SANTA FE SPRINGS — It’s been a busy year for Juan Navarro since he became acting executive director of the Los Angeles Centers for Alcohol and Drug Abuse (LA CADA) last October at the agency’s headquarters, 11015 Bloomfield Ave.
A program to rehabilitate female prisoners who are hooked on drugs began in April, Allen House, a coed long-term counseling facility moved back to its former site on Painter Avenue and expanded in July and the Purple Project to counsel at-risk youths at their schools in the Whittier Union High School District started in January 2015.
But Navarro, 46, is not a newcomer to the agency. He started working there as a Cerritos College student in 1989 and rose to the post of assistant director before replacing longtime Executive Director Brenda Wiewel, who resigned last September.
“Changes every year allowed me to grow with the agency,” Navarro said. The private, nonprofit counseling facility has 103 employees and a budget of about $5.5 million a year.
Funding comes from state, federal and county grants as well as private donations from the area.
LA CADA was established in1971 by Dr. Ethan Allen, who, at 90, remains head of the board of directors and continues to make house calls, Navarro said. Allen’s wife, Alice, is the board secretary.
The custody to community transitional re-entry program, funded by the state Department of Corrections, received its first 10 clients April 9 and already has grown to 72. It is housed in an 82-bed wing of the headquarters site, which previously housed female prisoners arrested for minor drug violations and their children.
The new program, overseen by Fran Valenzuela, does not include children, although there is a playground for those visiting the women. The wing is staffed 24 hours a day.
“The women arrive in handcuffs which are removed in an enclosed, gated patio,” said Vanessa Bustos, an aide to Valenzuela.
But once inside, there are no bars. The women must change clothes, including shoes and wear GPS devices, but have freedom within the home-like area, making their own meals and washing their clothes, Bustos said.
The program consists of anti-drug abuse counseling in an effort to help the women get probation and transition back into society, Navarro said.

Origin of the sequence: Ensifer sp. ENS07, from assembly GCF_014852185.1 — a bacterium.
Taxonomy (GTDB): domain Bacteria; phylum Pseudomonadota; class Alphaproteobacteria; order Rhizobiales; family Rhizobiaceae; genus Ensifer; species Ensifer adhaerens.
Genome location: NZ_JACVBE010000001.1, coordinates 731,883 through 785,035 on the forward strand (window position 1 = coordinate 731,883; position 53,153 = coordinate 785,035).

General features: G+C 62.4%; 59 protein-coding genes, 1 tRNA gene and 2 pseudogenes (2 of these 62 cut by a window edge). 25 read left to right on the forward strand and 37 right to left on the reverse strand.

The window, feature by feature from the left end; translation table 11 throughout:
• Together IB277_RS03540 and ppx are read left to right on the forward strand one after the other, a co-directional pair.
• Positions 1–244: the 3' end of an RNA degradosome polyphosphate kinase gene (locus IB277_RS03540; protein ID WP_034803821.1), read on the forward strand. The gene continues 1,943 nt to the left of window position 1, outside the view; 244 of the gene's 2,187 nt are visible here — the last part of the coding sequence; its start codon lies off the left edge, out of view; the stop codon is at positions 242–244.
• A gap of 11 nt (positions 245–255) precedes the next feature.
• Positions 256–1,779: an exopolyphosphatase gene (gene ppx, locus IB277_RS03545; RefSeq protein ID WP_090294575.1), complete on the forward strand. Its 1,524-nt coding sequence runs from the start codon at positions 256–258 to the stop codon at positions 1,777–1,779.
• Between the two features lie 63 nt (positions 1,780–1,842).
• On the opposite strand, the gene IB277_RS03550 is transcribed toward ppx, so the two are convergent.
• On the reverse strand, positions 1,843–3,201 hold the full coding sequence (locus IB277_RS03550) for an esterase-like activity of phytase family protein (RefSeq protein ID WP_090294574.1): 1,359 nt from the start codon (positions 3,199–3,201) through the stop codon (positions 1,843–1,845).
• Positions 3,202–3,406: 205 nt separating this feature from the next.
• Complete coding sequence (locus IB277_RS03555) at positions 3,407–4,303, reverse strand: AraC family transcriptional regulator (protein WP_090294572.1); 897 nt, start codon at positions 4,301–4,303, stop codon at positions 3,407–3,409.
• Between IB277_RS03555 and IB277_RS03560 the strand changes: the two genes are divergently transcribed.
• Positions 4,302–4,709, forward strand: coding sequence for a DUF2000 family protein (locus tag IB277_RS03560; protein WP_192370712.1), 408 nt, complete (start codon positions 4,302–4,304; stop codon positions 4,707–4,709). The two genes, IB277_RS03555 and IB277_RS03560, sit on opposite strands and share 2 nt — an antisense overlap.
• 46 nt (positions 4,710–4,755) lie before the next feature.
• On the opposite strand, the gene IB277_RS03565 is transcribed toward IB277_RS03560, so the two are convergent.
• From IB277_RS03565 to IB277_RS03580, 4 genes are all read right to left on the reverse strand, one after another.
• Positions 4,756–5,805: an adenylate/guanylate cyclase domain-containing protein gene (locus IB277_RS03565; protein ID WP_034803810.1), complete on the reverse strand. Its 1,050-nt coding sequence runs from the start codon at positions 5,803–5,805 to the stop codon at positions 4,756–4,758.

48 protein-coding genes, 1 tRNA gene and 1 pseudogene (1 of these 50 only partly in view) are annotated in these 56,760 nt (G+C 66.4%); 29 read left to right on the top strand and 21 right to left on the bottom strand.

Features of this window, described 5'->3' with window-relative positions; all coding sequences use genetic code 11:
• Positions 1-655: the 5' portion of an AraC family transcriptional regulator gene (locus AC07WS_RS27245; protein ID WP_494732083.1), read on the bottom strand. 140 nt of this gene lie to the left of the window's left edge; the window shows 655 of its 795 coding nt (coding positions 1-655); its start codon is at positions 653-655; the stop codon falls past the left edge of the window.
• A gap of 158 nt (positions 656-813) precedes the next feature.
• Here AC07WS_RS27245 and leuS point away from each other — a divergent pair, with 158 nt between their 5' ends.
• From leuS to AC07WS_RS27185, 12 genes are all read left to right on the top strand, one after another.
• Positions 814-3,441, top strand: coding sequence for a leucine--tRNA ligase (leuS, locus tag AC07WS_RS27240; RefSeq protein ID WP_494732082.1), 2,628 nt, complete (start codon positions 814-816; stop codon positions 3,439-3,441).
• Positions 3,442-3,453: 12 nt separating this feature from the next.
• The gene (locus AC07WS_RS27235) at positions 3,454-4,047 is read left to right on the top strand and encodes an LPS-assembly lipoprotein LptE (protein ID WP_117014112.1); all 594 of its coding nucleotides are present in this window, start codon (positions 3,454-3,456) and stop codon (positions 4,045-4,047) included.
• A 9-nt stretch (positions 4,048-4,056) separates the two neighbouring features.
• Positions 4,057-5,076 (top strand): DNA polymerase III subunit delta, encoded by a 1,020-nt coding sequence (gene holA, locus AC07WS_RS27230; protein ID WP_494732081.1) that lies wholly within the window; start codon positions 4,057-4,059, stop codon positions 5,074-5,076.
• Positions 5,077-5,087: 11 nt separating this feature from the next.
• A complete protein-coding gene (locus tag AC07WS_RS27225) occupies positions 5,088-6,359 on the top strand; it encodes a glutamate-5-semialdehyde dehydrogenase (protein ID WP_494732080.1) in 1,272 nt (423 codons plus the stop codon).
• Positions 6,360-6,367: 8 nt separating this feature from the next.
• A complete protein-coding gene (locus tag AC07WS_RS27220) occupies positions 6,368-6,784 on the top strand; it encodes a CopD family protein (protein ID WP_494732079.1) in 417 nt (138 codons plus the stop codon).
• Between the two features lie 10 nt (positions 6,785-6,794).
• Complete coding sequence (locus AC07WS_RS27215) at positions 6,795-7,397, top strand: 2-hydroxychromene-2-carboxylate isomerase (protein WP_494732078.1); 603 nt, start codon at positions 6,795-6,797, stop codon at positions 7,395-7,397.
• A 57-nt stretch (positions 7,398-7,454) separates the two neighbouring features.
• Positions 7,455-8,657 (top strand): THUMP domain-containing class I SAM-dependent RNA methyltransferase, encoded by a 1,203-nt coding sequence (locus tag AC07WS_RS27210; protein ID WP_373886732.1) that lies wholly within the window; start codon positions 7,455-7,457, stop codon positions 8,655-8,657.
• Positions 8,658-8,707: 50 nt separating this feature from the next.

Group sessions are conducted in a room seating 80. Besides the counseling, the women have access to teachers should they wish to earn a general education degree, the equivalent of a high school diploma.
A major sponsor of the facility is the Whittier-based E.L. Shannon Foundation.
LA Cada was the second facility in the state to get a custody to community transitional re-entry program. A third one recently opened in Riverside County, Bustos said.
The Ethan Allen House Residential Treatment Center, a 95-bed facility at 10425 S. Painter Ave., has been around for a number of years, but last year relocated to the Bloomfield Avenue site to make room for the New Vision Multi-Service Residential Center for men and women. That program closed in June, allowing Allen House to move back into larger quarters with more services, Navarro said.
Besides the six-month drug and alcohol rehabilitation counseling, Allen House offers anger management sessions and domestic violence discussions and information on education resources in hopes participants plan to go back to work or school, he added.
In January, LA CADA joined forces with former NBA player Chris Herren and his Purple Project, aimed at breaking the stigma behind substance abuse among adults and youth alike, Navarro said.
The Herren project is a nonprofit that assists individuals and families struggling with addiction. The concept was developed when Herrin spoke at a local high school in 2011, and launched to break the stigma of addiction, bring awareness to the dangers of substance abuse and shed light on effective treatment practices.
LA CADA works directly with young people ages 12–19 in eastern Los Angeles County and the Whittier Union High School District.
It sends counselors to the schools for after-class group sessions with a message aimed at increasing self-esteem of students and pride in their schools. Between 80 to 100 students take part, Navarro said.
Participants have come from Downey, La Mirada, Norwalk, Covina, Pico Rivera, Montebello, Pomona, Long Beach and Orange County, Navarro said.
The Santa Fe Springs site is the main location of outpatient counseling, headed by Bill Tarkanian, director of outpatient services, and Rachel Carrillo, manager of outpatient services.
“We see about 150 clients a day,” Carrillo said. The program offers counseling, parenting classes, domestic violence prevention classes and anger management.
“Individual clients are charged on a sliding-scale basis depending on their ability to pay, but we don’t turn anyone away,” Navarro said.
There is a play room with toys and a television for kids while parents get counseling.
Staff members are aided by interns taking social work curriculum at USC, Cal State Long Beach and Cal State Los Angeles.
Although most of the work is counseling, there is a small health clinic staffed by John Wesley Health Center personnel for those who need physical help, Navarro said.